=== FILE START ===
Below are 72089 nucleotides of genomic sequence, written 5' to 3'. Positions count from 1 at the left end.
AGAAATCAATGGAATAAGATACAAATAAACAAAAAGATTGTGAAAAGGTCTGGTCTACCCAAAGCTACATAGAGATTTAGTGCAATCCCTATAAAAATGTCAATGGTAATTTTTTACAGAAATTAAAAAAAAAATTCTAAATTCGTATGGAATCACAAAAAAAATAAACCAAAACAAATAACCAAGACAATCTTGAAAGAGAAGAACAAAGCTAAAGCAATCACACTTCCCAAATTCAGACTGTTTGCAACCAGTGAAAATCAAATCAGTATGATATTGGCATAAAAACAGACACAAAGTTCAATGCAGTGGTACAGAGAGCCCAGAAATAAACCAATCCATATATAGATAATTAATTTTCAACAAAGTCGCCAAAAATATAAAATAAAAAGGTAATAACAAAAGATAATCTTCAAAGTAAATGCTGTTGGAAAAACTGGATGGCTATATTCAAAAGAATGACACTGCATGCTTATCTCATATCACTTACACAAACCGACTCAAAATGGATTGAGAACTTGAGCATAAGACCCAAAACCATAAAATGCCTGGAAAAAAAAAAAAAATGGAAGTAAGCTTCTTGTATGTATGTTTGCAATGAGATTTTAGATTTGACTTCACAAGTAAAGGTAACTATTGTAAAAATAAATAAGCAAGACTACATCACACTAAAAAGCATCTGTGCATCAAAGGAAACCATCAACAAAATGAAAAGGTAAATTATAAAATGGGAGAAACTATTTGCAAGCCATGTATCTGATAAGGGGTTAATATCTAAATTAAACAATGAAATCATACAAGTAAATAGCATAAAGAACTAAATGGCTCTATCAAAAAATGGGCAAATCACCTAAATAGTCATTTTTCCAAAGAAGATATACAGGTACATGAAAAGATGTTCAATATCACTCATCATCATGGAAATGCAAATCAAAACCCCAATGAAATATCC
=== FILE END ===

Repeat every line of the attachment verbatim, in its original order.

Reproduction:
Below are 72089 nucleotides of genomic sequence, written 5' to 3'. Positions count from 1 at the left end.
AGAAATCAATGGAATAAGATACAAATAAACAAAAAGATTGTGAAAAGGTCTGGTCTACCCAAAGCTACATAGAGATTTAGTGCAATCCCTATAAAAATGTCAATGGTAATTTTTTACAGAAATTAAAAAAAAAATTCTAAATTCGTATGGAATCACAAAAAAAATAAACCAAAACAAATAACCAAGACAATCTTGAAAGAGAAGAACAAAGCTAAAGCAATCACACTTCCCAAATTCAGACTGTTTGCAACCAGTGAAAATCAAATCAGTATGATATTGGCATAAAAACAGACACAAAGTTCAATGCAGTGGTACAGAGAGCCCAGAAATAAACCAATCCATATATAGATAATTAATTTTCAACAAAGTCGCCAAAAATATAAAATAAAAAGGTAATAACAAAAGATAATCTTCAAAGTAAATGCTGTTGGAAAAACTGGATGGCTATATTCAAAAGAATGACACTGCATGCTTATCTCATATCACTTACACAAACCGACTCAAAATGGATTGAGAACTTGAGCATAAGACCCAAAACCATAAAATGCCTGGAAAAAAAAAAAAAATGGAAGTAAGCTTCTTGTATGTATGTTTGCAATGAGATTTTAGATTTGACTTCACAAGTAAAGGTAACTATTGTAAAAATAAATAAGCAAGACTACATCACACTAAAAAGCATCTGTGCATCAAAGGAAACCATCAACAAAATGAAAAGGTAAATTATAAAATGGGAGAAACTATTTGCAAGCCATGTATCTGATAAGGGGTTAATATCTAAATTAAACAATGAAATCATACAAGTAAATAGCATAAAGAACTAAATGGCTCTATCAAAAAATGGGCAAATCACCTAAATAGTCATTTTTCCAAAGAAGATATACAGGTACATGAAAAGATGTTCAATATCACTCATCATCATGGAAATGCAAATCAAAACCCCAATGAAATATCC